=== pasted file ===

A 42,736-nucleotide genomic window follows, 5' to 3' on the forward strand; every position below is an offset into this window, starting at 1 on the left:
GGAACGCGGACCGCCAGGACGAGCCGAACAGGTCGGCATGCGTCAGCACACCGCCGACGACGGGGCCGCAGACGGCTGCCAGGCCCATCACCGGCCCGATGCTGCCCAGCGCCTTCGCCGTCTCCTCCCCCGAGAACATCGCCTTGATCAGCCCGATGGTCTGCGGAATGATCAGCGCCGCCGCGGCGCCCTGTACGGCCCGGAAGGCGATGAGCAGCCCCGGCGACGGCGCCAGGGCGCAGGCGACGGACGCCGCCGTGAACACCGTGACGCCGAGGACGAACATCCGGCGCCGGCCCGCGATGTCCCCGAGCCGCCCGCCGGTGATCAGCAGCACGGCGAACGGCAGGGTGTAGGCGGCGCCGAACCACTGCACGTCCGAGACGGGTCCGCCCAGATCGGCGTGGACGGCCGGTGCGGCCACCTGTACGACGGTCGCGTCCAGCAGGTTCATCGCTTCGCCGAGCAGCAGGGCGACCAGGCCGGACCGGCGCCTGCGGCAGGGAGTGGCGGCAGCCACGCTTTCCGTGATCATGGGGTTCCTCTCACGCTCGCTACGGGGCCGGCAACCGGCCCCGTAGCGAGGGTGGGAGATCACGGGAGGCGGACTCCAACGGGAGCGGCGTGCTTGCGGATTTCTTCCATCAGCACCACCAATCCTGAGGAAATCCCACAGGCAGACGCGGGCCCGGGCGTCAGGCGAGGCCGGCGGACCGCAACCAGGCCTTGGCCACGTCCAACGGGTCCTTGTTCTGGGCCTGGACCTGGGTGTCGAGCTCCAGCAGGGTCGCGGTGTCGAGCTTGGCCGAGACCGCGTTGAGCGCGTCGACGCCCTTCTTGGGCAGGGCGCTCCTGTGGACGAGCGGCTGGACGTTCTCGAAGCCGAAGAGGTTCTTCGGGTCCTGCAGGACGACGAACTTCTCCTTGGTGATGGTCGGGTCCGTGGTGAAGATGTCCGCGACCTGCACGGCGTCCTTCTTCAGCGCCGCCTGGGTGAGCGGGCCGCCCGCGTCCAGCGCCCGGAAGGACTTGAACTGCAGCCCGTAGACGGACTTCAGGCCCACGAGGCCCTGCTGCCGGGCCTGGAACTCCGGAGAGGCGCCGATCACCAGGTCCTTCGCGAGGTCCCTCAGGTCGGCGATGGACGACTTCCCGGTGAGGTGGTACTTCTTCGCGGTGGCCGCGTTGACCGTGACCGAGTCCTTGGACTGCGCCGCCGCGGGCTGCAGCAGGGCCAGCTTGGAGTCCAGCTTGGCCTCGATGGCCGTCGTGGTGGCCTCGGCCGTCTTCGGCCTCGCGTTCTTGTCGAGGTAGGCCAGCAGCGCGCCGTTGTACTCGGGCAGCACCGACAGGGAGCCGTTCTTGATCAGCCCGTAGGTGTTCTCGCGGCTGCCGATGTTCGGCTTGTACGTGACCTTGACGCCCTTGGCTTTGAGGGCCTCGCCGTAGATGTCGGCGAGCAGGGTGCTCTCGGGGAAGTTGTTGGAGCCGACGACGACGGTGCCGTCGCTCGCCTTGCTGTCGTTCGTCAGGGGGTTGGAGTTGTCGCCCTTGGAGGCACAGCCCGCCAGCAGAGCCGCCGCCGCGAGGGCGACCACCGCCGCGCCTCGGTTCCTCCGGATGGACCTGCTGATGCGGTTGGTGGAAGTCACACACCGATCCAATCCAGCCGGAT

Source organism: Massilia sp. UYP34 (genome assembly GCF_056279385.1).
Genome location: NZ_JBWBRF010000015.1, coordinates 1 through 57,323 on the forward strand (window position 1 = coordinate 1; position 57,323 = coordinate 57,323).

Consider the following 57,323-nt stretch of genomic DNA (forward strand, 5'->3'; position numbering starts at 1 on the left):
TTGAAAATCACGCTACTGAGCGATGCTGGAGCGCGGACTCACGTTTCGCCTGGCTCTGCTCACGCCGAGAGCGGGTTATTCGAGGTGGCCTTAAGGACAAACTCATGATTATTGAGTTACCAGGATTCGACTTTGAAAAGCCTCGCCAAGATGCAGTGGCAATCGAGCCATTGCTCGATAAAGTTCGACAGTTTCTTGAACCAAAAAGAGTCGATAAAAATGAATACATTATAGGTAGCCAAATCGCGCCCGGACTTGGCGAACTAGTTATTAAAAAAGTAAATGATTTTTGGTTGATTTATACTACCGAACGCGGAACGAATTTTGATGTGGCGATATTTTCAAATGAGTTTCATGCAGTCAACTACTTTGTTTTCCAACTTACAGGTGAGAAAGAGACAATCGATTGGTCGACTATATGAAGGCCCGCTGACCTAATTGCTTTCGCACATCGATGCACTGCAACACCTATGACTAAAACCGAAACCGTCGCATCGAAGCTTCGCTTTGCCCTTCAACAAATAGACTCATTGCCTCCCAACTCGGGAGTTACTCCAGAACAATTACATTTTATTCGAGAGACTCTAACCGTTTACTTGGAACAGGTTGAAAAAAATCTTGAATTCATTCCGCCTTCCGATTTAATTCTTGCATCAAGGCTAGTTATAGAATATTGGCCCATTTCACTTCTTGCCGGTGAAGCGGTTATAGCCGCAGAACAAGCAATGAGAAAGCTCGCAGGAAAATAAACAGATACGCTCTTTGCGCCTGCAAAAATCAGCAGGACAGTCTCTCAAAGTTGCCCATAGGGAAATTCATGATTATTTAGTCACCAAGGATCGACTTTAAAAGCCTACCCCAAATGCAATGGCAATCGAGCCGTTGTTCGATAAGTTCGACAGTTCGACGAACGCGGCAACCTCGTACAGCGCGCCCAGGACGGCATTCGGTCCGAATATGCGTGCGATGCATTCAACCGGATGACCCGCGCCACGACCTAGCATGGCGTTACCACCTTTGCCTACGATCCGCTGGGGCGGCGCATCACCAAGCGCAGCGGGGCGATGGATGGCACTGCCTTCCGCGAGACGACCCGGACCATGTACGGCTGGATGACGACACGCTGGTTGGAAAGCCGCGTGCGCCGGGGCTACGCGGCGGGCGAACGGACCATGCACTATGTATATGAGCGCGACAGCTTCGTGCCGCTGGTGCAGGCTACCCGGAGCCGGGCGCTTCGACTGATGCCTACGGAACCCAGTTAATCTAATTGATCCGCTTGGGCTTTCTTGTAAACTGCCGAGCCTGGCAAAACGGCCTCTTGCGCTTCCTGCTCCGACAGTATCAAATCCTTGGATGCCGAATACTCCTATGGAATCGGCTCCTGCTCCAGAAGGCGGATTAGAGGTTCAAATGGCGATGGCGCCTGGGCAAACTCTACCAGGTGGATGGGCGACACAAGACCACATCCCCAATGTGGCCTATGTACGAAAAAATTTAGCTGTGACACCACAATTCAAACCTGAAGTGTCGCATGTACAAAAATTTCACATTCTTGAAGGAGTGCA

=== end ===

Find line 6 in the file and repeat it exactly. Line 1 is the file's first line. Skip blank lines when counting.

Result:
TTGAAAATCACGCTACTGAGCGATGCTGGAGCGCGGACTCACGTTTCGCCTGGCTCTGCTCACGCCGAGAGCGGGTTATTCGAGGTGGCCTTAAGGACAAACTCATGATTATTGAGTTACCAGGATTCGACTTTGAAAAGCCTCGCCAAGATGCAGTGGCAATCGAGCCATTGCTCGATAAAGTTCGACAGTTTCTTGAACCAAAAAGAGTCGATAAAAATGAATACATTATAGGTAGCCAAATCGCGCCCGGACTTGGCGAACTAGTTATTAAAAAAGTAAATGATTTTTGGTTGATTTATACTACCGAACGCGGAACGAATTTTGATGTGGCGATATTTTCAAATGAGTTTCATGCAGTCAACTACTTTGTTTTCCAACTTACAGGTGAGAAAGAGACAATCGATTGGTCGACTATATGAAGGCCCGCTGACCTAATTGCTTTCGCACATCGATGCACTGCAACACCTATGACTAAAACCGAAACCGTCGCATCGAAGCTTCGCTTTGCCCTTCAACAAATAGACTCATTGCCTCCCAACTCGGGAGTTACTCCAGAACAATTACATTTTATTCGAGAGACTCTAACCGTTTACTTGGAACAGGTTGAAAAAAATCTTGAATTCATTCCGCCTTCCGATTTAATTCTTGCATCAAGGCTAGTTATAGAATATTGGCCCATTTCACTTCTTGCCGGTGAAGCGGTTATAGCCGCAGAACAAGCAATGAGAAAGCTCGCAGGAAAATAAACAGATACGCTCTTTGCGCCTGCAAAAATCAGCAGGACAGTCTCTCAAAGTTGCCCATAGGGAAATTCATGATTATTTAGTCACCAAGGATCGACTTTAAAAGCCTACCCCAAATGCAATGGCAATCGAGCCGTTGTTCGATAAGTTCGACAGTTCGACGAACGCGGCAACCTCGTACAGCGCGCCCAGGACGGCATTCGGTCCGAATATGCGTGCGATGCATTCAACCGGATGACCCGCGCCACGACCTAGCATGGCGTTACCACCTTTGCCTACGATCCGCTGGGGCGGCGCATCACCAAGCGCAGCGGGGCGATGGATGGCACTGCCTTCCGCGAGACGACCCGGACCATGTACGGCTGGATGACGACACGCTGGTTGGAAAGCCGCGTGCGCCGGGGCTACGCGGCGGGCGAACGGACCATGCACTATGTATATGAGCGCGACAGCTTCGTGCCGCTGGTGCAGGCTACCCGGAGCCGGGCGCTTCGACTGATGCCTACGGAACCCAGTTAATCTAATTGATCCGCTTGGGCTTTCTTGTAAACTGCCGAGCCTGGCAAAACGGCCTCTTGCGCTTCCTGCTCCGACAGTATCAAATCCTTGGATGCCGAATACTCCTATGGAATCGGCTCCTGCTCCAGAAGGCGGATTAGAGGTTCAAATGGCGATGGCGCCTGGGCAAACTCTACCAGGTGGATGGGCGACACAAGACCACATCCCCAATGTGGCCTATGTACGAAAAAATTTAGCTGTGACACCACAATTCAAACCTGAAGTGTCGCATGTACAAAAATTTCACATTCTTGAAGGAGTGCA